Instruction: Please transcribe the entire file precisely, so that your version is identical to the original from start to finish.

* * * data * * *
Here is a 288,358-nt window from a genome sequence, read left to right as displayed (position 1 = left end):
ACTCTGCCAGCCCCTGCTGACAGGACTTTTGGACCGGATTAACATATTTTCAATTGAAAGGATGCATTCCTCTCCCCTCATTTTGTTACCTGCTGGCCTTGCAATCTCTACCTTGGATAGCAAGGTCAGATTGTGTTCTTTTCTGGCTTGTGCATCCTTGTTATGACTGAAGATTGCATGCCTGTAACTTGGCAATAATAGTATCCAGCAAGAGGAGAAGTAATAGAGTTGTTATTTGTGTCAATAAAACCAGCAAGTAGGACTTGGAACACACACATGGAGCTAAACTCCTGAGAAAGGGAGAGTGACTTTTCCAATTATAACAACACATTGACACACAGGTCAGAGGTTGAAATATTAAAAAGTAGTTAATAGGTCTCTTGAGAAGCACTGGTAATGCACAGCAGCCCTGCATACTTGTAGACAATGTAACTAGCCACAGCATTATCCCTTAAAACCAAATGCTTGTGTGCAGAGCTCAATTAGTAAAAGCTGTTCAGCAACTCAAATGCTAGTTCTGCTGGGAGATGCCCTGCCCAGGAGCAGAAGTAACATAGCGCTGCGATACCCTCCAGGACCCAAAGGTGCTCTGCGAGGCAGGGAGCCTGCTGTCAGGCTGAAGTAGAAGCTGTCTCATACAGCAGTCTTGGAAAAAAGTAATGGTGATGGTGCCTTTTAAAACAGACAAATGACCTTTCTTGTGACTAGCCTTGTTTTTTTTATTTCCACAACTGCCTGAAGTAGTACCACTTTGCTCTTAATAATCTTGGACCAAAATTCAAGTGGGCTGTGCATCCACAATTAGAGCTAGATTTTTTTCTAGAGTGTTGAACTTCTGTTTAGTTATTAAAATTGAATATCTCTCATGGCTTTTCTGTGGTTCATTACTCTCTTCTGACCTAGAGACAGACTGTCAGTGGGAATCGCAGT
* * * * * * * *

Here is a 288,358-nt window from a genome sequence, read left to right as displayed (position 1 = left end):
ACTCTGCCAGCCCCTGCTGACAGGACTTTTGGACCGGATTAACATATTTTCAATTGAAAGGATGCATTCCTCTCCCCTCATTTTGTTACCTGCTGGCCTTGCAATCTCTACCTTGGATAGCAAGGTCAGATTGTGTTCTTTTCTGGCTTGTGCATCCTTGTTATGACTGAAGATTGCATGCCTGTAACTTGGCAATAATAGTATCCAGCAAGAGGAGAAGTAATAGAGTTGTTATTTGTGTCAATAAAACCAGCAAGTAGGACTTGGAACACACACATGGAGCTAAACTCCTGAGAAAGGGAGAGTGACTTTTCCAATTATAACAACACATTGACACACAGGTCAGAGGTTGAAATATTAAAAAGTAGTTAATAGGTCTCTTGAGAAGCACTGGTAATGCACAGCAGCCCTGCATACTTGTAGACAATGTAACTAGCCACAGCATTATCCCTTAAAACCAAATGCTTGTGTGCAGAGCTCAATTAGTAAAAGCTGTTCAGCAACTCAAATGCTAGTTCTGCTGGGAGATGCCCTGCCCAGGAGCAGAAGTAACATAGCGCTGCGATACCCTCCAGGACCCAAAGGTGCTCTGCGAGGCAGGGAGCCTGCTGTCAGGCTGAAGTAGAAGCTGTCTCATACAGCAGTCTTGGAAAAAAGTAATGGTGATGGTGCCTTTTAAAACAGACAAATGACCTTTCTTGTGACTAGCCTTGTTTTTTTTATTTCCACAACTGCCTGAAGTAGTACCACTTTGCTCTTAATAATCTTGGACCAAAATTCAAGTGGGCTGTGCATCCACAATTAGAGCTAGATTTTTTTCTAGAGTGTTGAACTTCTGTTTAGTTATTAAAATTGAATATCTCTCATGGCTTTTCTGTGGTTCATTACTCTCTTCTGACCTAGAGACAGACTGTCAGTGGGAATCGCAGT